5G is expanding rapidly across the globe; forecasters are projecting 1.3B connections by the end of 2022 alone, and the 2021 Ericsson Mobility Report expands that to 4.4B by the end of 2027.
Despite rapid adoption and likely commercial success, there is no clear 5G patent front runner. The USPTO recently released a report that argues “no company or country leads in 5G patenting.” The data that underlines this report is pulled from 5G patents that were self-declared, meaning they were not checked for essentiality or validity. Regardless of the difficulty pinpointing a leader, the 5G patent race is becoming increasingly competitive, with 5G on track to become one of the most lucrative Standard Essential Patent (SEP) markets. An SEP is a patent that claims an invention that must comply with a technical standard.
The number of unique patent owners has increased from 99 in 2010 to 261 in 2021, a growth largely attributed to new market entrants from South Korea, China and Taiwan. This represents an industry-wide shift, as US and European companies largely dominated 4G technology development while Chinese and South Korean companies can be viewed as leaders in 5G development. These two Asian countries have the most active and granted 5G self-declared patent families.
Businesses headquartered in China are leading in the number of declared 5G patent families (US or European granted), but not all self-declared patents are considered essential and valid. Some patents include core technologies of the standard, while others merely claim small improvements to the standard. When examining the share of approved technical 5G contributions, a different story is being told. European companies represent 37.04% of these contributions, a number that is much higher than their % share of declared 5G patent families.
The reality is that these statistics are misleading as not all standards are subject to SEPs. More advanced and nuanced data is required to bring clarity to self-declared patent data. 5G is an incredibly complicated technology standard, featuring over 1,200 technical specifications. Given the varying usage of 5G within different systems, some argue not all 5G patents are relevant. While a total of 50,415 global 5G patent families have been filed, 86% of all 5G declarations can be attributed to the top 10 core technical specifications.
We are just beginning to witness the legal battles that will arise between SEP holders, and standards implementers outside of the smartphone industry. A recent SEP lawsuit was filed against Ford in Munich, resulting in the company losing the right to sell cars with LTE-enabled communication tools in the country of Germany until the requirements of the patent holder are met. Given advanced driving systems rely on 5G-enabled connectivity, it is still difficult to determine the precise value that 5G brings to a vehicle, which points to more litigation on the horizon in this industry.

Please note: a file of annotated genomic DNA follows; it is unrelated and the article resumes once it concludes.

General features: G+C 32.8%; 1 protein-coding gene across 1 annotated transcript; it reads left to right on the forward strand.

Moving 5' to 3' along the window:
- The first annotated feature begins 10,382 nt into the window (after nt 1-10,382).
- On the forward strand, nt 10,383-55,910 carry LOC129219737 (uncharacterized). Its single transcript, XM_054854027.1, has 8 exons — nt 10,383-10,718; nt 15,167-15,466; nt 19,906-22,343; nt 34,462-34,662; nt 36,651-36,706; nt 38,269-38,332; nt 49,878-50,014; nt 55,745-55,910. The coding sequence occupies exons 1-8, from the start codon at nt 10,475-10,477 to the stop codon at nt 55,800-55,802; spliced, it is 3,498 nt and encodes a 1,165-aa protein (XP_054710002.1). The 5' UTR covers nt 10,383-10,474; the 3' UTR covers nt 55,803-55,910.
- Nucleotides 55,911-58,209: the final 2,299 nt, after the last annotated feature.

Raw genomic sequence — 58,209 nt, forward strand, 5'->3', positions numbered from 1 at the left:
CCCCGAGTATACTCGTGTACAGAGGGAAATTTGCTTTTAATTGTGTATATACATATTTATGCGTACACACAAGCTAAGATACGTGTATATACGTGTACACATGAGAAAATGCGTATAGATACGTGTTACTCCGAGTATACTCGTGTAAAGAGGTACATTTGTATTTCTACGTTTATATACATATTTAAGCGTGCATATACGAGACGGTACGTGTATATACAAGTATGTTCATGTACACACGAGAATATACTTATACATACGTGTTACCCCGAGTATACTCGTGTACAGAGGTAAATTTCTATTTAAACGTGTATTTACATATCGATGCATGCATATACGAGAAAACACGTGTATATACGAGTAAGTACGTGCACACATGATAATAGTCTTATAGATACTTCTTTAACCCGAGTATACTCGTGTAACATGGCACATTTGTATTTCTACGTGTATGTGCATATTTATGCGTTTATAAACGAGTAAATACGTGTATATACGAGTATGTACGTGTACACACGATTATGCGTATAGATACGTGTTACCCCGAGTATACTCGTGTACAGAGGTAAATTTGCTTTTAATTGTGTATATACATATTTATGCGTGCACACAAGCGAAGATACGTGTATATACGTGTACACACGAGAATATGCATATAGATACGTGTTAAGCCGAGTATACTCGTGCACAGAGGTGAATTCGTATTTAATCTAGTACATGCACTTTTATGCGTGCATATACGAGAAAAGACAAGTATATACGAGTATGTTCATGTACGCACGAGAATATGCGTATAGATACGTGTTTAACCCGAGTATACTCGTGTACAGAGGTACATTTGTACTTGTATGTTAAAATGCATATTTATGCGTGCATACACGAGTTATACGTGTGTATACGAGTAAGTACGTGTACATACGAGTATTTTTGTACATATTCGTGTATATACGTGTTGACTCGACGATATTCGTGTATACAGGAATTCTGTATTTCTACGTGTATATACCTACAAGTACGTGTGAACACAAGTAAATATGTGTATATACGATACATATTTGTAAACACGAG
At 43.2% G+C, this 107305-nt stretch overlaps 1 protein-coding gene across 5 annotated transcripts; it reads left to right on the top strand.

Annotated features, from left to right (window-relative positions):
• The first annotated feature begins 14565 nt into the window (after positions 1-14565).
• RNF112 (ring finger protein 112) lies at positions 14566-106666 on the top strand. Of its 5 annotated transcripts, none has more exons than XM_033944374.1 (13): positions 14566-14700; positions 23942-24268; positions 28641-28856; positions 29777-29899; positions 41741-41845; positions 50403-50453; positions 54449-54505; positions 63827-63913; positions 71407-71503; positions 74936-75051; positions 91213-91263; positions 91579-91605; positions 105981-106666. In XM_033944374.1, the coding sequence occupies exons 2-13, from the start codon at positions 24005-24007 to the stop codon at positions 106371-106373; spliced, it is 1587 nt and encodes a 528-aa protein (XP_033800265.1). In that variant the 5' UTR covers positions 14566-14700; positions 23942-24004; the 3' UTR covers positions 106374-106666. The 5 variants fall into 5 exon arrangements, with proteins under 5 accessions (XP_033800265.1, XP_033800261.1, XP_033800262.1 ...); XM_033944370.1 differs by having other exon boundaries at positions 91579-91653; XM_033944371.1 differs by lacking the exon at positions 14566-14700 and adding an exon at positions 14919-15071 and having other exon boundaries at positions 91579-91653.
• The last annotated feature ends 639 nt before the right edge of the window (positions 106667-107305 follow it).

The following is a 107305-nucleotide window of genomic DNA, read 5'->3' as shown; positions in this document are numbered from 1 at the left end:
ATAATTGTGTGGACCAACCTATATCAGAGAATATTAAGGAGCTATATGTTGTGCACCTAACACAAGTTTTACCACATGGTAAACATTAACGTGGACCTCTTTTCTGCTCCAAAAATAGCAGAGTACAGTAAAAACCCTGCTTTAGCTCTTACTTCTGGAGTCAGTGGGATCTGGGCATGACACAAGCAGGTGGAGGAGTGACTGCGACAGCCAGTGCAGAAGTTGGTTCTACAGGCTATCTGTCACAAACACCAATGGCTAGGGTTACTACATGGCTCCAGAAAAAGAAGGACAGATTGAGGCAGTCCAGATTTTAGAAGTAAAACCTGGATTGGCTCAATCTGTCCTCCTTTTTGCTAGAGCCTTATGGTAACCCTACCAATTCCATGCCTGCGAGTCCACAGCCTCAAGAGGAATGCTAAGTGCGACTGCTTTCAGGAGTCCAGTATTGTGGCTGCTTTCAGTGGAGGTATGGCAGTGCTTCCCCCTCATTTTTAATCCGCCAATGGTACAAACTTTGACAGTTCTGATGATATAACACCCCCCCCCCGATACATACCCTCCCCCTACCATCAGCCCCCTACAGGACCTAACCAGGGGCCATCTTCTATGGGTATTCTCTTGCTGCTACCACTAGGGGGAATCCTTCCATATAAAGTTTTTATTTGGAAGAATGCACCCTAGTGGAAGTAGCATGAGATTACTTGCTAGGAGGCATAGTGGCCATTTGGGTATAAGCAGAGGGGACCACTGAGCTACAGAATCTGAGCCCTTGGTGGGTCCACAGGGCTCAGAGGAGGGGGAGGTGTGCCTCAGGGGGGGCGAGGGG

The reach of 5G is expanding, with many other industries expected to adopt the technology via IoT applications. As this trend continues, SEP holders will look to monetize and enforce their portfolios of SEP that cover 5G standards. The high-investment environment offers lucrative opportunities for these SEP holders, but challenges will persist in avoiding financial risks and costs associated with litigation.
The data and trends outlined above demonstrate that 5G SEPs are primed to become a major issue across industries that involve connectivity as they come to rely on patented 5G technology standards. To better understand this landscape of 5G patent holders, it will be helpful to not only consider patent data but also pay close attention to patent declaration data and SEP claims. SEP determination is a critical element when making predictions on who is leading the 5G patent race, but more analysis is necessary to pinpoint essentiality rates, which differ across self-declared patent portfolios.
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